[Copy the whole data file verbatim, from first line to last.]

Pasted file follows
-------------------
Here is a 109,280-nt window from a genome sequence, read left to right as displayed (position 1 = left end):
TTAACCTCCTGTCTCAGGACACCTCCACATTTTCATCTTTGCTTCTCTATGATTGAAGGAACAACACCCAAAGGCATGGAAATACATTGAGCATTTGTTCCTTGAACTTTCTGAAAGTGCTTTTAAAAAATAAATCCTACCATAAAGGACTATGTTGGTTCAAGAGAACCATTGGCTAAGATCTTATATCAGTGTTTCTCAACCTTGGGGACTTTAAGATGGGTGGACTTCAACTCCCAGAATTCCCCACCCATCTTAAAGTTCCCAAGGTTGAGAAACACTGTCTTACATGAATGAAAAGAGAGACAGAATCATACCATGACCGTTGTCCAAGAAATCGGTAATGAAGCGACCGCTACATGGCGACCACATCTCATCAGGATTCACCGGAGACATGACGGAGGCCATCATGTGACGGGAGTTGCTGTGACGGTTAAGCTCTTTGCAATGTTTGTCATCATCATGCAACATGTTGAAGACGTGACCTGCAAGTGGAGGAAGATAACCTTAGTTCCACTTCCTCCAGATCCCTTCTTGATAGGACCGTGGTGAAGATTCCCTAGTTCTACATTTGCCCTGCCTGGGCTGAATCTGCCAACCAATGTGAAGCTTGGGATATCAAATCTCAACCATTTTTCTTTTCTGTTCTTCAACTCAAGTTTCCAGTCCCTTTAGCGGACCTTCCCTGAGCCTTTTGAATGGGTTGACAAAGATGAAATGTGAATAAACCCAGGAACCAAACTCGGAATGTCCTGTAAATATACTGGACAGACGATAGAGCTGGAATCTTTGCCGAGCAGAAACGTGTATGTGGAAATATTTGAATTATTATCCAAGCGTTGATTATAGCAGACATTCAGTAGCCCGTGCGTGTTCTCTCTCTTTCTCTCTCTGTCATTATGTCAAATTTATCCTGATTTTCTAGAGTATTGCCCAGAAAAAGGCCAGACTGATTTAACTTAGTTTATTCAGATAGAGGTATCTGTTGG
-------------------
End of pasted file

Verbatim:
Here is a 109,280-nt window from a genome sequence, read left to right as displayed (position 1 = left end):
TTAACCTCCTGTCTCAGGACACCTCCACATTTTCATCTTTGCTTCTCTATGATTGAAGGAACAACACCCAAAGGCATGGAAATACATTGAGCATTTGTTCCTTGAACTTTCTGAAAGTGCTTTTAAAAAATAAATCCTACCATAAAGGACTATGTTGGTTCAAGAGAACCATTGGCTAAGATCTTATATCAGTGTTTCTCAACCTTGGGGACTTTAAGATGGGTGGACTTCAACTCCCAGAATTCCCCACCCATCTTAAAGTTCCCAAGGTTGAGAAACACTGTCTTACATGAATGAAAAGAGAGACAGAATCATACCATGACCGTTGTCCAAGAAATCGGTAATGAAGCGACCGCTACATGGCGACCACATCTCATCAGGATTCACCGGAGACATGACGGAGGCCATCATGTGACGGGAGTTGCTGTGACGGTTAAGCTCTTTGCAATGTTTGTCATCATCATGCAACATGTTGAAGACGTGACCTGCAAGTGGAGGAAGATAACCTTAGTTCCACTTCCTCCAGATCCCTTCTTGATAGGACCGTGGTGAAGATTCCCTAGTTCTACATTTGCCCTGCCTGGGCTGAATCTGCCAACCAATGTGAAGCTTGGGATATCAAATCTCAACCATTTTTCTTTTCTGTTCTTCAACTCAAGTTTCCAGTCCCTTTAGCGGACCTTCCCTGAGCCTTTTGAATGGGTTGACAAAGATGAAATGTGAATAAACCCAGGAACCAAACTCGGAATGTCCTGTAAATATACTGGACAGACGATAGAGCTGGAATCTTTGCCGAGCAGAAACGTGTATGTGGAAATATTTGAATTATTATCCAAGCGTTGATTATAGCAGACATTCAGTAGCCCGTGCGTGTTCTCTCTCTTTCTCTCTCTGTCATTATGTCAAATTTATCCTGATTTTCTAGAGTATTGCCCAGAAAAAGGCCAGACTGATTTAACTTAGTTTATTCAGATAGAGGTATCTGTTGG